Update

Below an update of this horse. At the next trim, 3 weeks later, the horse is standing under again, see blue lines. I also placed the original red lines on it from the first comparison. However, the horse is not standing under quite as much. Immediatly post-trim, the horse stands square again.

This hightlights the point made above. As time progresses between trims, most horses tend to start compensating for uncomfortable feet again. A physiological trim can remove the pain sources and allow the horse to stand correctly. Trimming intervals must be chosen based on when the horse starts to compenstate, rather than an arbitary date in the calendar.

Another aspect to point out, the better the boarding conditions support the horse’s needs, the later the compensation will set in.

Ground Considerations

By Thorsten Kaiser

When this article was written, it was winter in New Zealand. For most part of the country that means wet and muddy fields where we keep our stock, including horses. But the issue is also present if the horses are kept on other soft substrates (loose sand, bark, saw dust, deep loose gravel, etc) at other times of the year, or worse, all year round.

One thing to remind ourselves is how the equine hoof functions. For the hoof to function, apart from the correct shape that allows this, it needs a certain firmness of the ground to provide enough resistance to expand the hoof capsule and create hoof mechanism. This hoof mechanism will allow for optimal blood flow to the soft tissue inside that is responsible to grow the right amount of horn. The soft ground now reduces this action and as a result reduces horn production and horn quality. We often hear the phrase the hoof grows less in winter.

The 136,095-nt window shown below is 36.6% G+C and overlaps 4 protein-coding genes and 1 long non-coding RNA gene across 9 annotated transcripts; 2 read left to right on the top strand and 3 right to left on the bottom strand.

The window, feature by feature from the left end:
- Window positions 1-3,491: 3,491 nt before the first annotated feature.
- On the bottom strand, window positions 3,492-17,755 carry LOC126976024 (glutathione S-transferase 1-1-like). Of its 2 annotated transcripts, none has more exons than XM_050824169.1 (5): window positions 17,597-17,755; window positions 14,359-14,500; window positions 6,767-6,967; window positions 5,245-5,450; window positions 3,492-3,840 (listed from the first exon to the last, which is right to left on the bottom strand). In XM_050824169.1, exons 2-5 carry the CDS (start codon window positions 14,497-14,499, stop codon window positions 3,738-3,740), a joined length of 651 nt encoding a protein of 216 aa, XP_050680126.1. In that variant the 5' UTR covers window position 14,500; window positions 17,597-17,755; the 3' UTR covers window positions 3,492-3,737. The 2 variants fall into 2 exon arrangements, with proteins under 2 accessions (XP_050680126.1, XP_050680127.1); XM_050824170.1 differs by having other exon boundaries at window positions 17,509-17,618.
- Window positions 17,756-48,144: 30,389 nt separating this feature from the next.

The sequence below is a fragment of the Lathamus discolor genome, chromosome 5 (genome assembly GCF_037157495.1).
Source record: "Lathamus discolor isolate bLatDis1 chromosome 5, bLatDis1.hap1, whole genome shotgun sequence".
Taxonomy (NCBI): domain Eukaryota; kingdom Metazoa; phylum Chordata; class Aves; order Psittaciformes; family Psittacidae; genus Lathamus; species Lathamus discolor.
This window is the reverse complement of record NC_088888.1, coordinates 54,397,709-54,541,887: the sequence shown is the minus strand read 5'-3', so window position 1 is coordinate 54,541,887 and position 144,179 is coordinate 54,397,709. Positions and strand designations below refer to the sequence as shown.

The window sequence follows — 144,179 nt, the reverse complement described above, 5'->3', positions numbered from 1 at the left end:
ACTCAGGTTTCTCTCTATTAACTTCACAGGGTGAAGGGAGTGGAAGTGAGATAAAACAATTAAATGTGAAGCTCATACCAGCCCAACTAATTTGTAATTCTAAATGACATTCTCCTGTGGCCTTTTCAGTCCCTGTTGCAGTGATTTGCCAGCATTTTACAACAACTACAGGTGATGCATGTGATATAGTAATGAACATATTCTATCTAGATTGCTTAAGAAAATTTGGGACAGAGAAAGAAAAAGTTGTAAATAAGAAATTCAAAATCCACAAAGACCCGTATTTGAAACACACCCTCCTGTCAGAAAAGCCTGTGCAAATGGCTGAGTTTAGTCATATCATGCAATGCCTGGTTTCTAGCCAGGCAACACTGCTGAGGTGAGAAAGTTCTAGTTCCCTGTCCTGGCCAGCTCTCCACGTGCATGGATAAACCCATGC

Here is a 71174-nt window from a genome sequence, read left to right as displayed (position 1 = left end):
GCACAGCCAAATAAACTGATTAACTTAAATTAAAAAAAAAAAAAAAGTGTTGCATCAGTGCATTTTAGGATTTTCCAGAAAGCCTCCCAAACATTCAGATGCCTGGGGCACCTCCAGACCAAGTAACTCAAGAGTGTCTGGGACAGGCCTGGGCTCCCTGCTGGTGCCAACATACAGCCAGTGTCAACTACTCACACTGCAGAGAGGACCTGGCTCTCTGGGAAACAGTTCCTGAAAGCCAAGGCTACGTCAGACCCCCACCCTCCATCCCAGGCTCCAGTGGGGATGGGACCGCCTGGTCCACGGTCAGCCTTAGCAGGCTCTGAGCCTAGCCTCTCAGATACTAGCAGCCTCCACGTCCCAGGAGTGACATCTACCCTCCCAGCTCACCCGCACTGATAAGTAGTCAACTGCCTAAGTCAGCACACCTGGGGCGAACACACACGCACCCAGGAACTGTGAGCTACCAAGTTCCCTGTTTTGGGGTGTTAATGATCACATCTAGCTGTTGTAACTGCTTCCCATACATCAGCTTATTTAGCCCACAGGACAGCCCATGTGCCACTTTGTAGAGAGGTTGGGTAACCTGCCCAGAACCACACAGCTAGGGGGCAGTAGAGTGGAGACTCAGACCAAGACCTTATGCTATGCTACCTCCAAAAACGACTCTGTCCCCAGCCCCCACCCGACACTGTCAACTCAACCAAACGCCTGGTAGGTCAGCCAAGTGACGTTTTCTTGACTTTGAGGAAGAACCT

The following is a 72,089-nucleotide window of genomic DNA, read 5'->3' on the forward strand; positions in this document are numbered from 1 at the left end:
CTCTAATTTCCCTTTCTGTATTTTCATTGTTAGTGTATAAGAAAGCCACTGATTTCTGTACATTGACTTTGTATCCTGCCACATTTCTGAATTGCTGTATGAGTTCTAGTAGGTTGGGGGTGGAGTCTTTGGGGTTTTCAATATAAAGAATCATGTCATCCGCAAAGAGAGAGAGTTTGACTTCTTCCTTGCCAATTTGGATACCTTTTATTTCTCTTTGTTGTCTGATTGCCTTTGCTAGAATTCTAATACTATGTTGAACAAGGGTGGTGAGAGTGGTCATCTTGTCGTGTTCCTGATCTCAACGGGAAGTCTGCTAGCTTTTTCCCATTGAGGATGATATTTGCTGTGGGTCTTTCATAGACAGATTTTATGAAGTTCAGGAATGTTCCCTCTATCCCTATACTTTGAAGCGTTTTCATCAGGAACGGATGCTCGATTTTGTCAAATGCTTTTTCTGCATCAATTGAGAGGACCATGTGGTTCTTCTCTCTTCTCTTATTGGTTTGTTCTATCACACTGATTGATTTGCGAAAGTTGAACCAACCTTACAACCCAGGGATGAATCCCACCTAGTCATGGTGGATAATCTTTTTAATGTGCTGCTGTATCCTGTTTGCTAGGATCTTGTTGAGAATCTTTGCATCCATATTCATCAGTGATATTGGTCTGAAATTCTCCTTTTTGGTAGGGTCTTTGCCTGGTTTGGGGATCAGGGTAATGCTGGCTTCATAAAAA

If the horn quality of the external horn deteriorates, that is kind of obvious – brittle horn, weak frogs and pitted sole. Usually “the wet” gets the blame. However, if the internal horn, the laminar line horn that bonds the pedal bone to the hoof wall, is compromised, then this is not immediately visible. We will see the signs of that weakened bond when the ground hardens out again in spring and the foot gets stimulated more, then, out of a sudden, there is a sore horse. Often the diagnosis then is laminitis.

This does not need to be the case, if the horse has a functioning hoof and is offered firm enough ground so that it needs to spend some time on it to walk about. In reality terms that means the horse shelter and the adjacent areas should be prepared so it does not become a bog. A driveway can work well, too. We then can offer hay in those areas and make the horse spend some time on it. Providing a firm-enough ground now, will safe us (well, and the horse) trouble later on.

De-contracting a 6-year-old’s hooves

6yo with very contracted feet. I cropped the toes off so we can just focus on the heels and bulbs. Note the distorted bulb line, the central sulcus pushed very high and narrow, and the medio-lateral heel angles very shallow. On the right, greatly improved hoof morphology and a horse with a much better loading pattern and muscle tone. Done over 24 trims.

Before trim and after 24 trims

Hoof With Frog Removed

This dissection shows how the collateral groove is distorted upwards into the hoof (yellow line left). In relation to that you can see how long and incorrectly proportioned the bar is. The green line shows how the bar should run and where the bottom of the collateral groove should be. The yellow line is too close to the DDFT and the Navicular Bone and the full bar blocks the horn movement in that area. The result: horse with heel pain. Barefoot trimming should work towards the green line to get the horse comfortable again. This means one has to trim for change, not maintenance in a case like this.